Governments have been urged to put in place “large-scale” incentives to encourage the use of sustainable aviation fuels (SAF) by airlines association IATA, during its annual general meeting in Doha.
IATA said that the use of SAF would play a leading part in the industry’s commitment to achieving net zero carbon emissions by 2050, with sustainable fuel set to account for 65 per cent of aviation’s carbon mitigation in the next 30 years.
This would require the creation of 449 billion litres of SAF around the world – currently annual SAF production is only at 125 million litres a year with investment set to increase this to 5 billion litres annually by 2025. IATA added that “effective government initiatives” would boost production to 30 billion litres per year by 2030.
Willie Walsh, IATA’s director general, said: “Incentives to transition electricity production to renewable sources like solar or wind worked. As a result, clean energy solutions are now cheap and widely available.
“With similar incentives for SAF, we could see 30 billion litres available by 2030. Though still far from where we need to be, it would be a clear tipping point towards our net zero ambition of ample SAF quantities at affordable prices.”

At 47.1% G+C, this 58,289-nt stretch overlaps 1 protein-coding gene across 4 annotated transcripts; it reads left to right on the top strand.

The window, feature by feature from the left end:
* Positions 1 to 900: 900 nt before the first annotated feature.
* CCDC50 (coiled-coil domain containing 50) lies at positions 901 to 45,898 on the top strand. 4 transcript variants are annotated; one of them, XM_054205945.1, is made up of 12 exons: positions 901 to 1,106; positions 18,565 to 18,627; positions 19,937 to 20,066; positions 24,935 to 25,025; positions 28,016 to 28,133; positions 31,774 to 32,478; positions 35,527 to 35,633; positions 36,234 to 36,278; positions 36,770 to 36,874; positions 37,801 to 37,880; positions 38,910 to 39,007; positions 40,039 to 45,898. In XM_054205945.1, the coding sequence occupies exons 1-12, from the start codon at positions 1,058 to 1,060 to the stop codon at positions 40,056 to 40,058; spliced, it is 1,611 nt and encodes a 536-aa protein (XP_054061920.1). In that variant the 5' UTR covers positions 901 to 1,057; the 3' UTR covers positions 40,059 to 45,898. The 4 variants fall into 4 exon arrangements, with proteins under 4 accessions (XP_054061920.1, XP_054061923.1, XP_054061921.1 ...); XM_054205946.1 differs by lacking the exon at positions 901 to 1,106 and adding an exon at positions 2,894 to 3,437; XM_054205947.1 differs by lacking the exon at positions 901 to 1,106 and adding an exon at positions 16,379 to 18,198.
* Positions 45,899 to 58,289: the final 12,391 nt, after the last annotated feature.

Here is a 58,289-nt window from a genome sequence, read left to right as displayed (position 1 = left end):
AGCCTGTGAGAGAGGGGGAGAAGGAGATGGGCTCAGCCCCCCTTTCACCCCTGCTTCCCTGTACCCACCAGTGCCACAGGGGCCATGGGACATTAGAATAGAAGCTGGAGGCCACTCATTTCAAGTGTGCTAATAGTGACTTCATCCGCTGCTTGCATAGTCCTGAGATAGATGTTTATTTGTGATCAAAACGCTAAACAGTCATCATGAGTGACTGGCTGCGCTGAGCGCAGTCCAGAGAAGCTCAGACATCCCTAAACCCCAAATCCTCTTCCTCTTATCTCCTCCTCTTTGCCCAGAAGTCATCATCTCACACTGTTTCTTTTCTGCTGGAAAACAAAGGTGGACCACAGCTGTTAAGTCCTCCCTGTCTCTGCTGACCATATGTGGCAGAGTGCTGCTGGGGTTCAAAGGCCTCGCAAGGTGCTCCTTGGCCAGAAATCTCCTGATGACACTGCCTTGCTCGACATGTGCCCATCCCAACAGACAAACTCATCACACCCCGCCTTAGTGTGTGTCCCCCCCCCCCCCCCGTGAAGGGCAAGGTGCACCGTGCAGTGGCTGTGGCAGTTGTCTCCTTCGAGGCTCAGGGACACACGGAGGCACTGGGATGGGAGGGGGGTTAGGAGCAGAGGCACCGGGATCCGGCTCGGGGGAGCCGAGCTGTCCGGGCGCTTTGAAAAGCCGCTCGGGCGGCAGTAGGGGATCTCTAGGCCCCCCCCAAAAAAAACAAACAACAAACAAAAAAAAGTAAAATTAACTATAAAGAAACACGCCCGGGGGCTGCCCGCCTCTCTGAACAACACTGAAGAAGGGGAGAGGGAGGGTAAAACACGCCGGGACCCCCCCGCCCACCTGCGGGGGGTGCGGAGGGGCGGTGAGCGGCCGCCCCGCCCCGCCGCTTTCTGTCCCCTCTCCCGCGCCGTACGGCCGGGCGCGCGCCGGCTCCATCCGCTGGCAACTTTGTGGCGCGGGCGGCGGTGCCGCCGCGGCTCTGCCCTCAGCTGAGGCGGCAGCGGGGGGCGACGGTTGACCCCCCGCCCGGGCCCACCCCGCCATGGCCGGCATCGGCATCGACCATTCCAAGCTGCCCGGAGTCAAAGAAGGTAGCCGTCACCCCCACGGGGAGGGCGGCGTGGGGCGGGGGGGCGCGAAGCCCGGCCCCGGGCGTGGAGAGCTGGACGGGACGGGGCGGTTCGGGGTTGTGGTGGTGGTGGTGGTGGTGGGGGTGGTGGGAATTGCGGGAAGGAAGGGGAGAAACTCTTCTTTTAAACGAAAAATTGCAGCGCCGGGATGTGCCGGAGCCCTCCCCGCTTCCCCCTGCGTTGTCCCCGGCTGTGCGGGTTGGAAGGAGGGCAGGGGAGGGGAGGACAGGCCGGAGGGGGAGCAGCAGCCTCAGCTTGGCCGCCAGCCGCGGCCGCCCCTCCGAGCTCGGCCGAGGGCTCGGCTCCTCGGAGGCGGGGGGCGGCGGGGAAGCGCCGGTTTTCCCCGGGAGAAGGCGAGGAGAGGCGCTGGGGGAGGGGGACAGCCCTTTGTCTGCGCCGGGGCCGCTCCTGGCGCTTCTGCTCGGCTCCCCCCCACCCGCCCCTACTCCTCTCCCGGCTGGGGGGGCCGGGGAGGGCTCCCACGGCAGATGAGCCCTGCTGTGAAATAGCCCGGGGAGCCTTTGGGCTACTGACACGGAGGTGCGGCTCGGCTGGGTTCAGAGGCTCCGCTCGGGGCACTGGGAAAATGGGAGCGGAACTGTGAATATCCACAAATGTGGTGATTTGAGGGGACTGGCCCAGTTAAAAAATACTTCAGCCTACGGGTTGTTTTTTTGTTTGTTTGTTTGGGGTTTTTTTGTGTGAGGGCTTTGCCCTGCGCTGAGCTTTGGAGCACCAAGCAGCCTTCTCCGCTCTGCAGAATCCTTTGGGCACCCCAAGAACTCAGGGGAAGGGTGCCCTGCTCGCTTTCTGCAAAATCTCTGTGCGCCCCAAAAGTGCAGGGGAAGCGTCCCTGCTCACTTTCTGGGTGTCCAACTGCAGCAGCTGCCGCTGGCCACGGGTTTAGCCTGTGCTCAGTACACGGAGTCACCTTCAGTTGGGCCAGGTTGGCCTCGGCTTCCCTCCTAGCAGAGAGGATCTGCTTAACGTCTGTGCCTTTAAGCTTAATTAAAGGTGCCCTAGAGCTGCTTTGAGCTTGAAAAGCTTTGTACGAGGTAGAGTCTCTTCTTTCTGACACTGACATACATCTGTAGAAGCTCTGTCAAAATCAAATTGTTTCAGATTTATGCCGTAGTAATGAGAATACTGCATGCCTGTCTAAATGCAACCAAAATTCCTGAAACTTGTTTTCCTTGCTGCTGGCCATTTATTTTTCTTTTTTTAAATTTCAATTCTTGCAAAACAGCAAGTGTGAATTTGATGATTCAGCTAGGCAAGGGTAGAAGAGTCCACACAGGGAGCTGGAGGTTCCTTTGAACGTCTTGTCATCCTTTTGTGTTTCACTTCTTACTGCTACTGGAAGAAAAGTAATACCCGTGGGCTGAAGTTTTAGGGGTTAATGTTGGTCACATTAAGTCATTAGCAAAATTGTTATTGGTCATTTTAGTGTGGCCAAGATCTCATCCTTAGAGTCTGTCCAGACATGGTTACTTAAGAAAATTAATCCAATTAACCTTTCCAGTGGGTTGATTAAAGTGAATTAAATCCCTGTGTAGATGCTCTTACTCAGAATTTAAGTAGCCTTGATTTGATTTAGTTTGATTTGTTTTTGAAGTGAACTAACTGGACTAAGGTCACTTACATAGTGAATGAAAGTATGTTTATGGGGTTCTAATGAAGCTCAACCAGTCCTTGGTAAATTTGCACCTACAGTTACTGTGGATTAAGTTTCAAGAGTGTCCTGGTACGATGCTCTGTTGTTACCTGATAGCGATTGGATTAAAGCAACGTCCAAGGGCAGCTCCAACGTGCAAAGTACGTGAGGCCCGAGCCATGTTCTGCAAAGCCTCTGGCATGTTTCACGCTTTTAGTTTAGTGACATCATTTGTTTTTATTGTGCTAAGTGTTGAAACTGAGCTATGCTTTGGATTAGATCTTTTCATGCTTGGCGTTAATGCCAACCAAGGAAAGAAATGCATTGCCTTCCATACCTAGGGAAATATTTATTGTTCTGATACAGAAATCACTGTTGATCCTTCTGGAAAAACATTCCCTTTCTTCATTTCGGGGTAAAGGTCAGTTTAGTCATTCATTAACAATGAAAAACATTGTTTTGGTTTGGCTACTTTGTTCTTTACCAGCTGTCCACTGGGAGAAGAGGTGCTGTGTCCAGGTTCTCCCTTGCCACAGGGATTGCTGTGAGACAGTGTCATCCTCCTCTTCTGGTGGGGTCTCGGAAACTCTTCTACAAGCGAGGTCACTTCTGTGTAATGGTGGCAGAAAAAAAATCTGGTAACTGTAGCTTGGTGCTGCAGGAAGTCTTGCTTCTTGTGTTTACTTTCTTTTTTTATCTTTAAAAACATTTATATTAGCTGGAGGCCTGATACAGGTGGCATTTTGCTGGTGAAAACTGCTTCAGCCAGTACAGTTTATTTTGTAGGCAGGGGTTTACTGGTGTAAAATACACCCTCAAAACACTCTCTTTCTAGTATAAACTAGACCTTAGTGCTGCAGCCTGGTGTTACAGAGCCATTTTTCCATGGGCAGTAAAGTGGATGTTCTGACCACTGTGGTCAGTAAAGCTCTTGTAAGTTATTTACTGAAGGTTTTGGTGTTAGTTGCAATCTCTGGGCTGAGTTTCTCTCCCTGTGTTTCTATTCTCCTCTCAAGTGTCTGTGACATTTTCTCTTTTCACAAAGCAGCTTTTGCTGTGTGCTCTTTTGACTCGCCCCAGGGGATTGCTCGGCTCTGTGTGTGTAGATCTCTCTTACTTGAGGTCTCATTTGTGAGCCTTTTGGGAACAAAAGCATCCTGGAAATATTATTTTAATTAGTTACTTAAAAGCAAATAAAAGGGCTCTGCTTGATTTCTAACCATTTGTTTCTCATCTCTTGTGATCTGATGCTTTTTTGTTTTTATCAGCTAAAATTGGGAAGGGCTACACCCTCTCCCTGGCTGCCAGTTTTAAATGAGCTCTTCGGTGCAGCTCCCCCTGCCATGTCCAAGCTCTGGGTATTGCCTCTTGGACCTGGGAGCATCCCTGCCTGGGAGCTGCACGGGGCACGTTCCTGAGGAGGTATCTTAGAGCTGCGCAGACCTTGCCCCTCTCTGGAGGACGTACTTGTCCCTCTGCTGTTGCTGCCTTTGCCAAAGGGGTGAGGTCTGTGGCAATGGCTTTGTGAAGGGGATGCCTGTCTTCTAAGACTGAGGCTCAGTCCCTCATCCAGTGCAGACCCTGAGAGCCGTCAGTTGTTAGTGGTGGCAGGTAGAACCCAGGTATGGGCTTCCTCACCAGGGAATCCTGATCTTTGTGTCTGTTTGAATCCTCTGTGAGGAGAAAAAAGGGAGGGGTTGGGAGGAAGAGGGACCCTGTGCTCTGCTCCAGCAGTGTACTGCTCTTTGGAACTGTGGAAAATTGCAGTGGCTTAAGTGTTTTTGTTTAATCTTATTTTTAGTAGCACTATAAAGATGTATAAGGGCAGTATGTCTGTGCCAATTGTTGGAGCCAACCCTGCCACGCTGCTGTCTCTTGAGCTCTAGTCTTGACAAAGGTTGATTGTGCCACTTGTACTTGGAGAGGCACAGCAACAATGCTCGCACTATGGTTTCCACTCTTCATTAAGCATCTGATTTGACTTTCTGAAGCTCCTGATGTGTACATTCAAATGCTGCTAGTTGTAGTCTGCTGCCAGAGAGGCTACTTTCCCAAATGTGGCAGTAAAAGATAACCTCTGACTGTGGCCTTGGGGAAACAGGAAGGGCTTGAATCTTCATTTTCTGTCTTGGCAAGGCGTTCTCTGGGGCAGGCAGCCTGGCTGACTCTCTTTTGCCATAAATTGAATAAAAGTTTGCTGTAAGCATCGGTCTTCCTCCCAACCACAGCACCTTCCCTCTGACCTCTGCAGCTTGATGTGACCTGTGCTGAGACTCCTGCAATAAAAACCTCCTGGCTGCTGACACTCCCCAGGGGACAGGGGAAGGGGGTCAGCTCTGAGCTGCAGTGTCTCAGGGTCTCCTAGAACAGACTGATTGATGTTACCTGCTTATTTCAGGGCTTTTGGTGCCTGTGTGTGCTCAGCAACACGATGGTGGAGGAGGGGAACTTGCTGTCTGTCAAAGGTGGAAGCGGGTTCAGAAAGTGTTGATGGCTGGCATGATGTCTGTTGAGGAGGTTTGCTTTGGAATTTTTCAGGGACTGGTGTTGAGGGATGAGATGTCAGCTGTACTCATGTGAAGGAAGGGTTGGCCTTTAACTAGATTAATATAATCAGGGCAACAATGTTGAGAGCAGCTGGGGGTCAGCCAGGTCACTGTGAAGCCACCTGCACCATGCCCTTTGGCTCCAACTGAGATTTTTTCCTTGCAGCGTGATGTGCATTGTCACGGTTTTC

IATA praised the US for introducing “heavy government incentives” for SAF production, but criticised Europe as the “example not to follow” because of the EU insisting on SAF being used at every airport across member states.
“Under its Fit for 55 initiative, the EU is planning to mandate that airlines uplift 5 per cent SAF at every European airport by 2030,” added IATA. “Decentralising production will delay the development of economies of scale and forcing the land transport of SAF will reduce the environmental benefit of using SAF.”
SAF has been in the spotlight at IATA’s AGM this week, with American Express Global Business Travel announcing a partnership with energy giant Shell and Accenture to create the Avelia “book-and-claim” platform allowing corporate clients to purchase the fuel.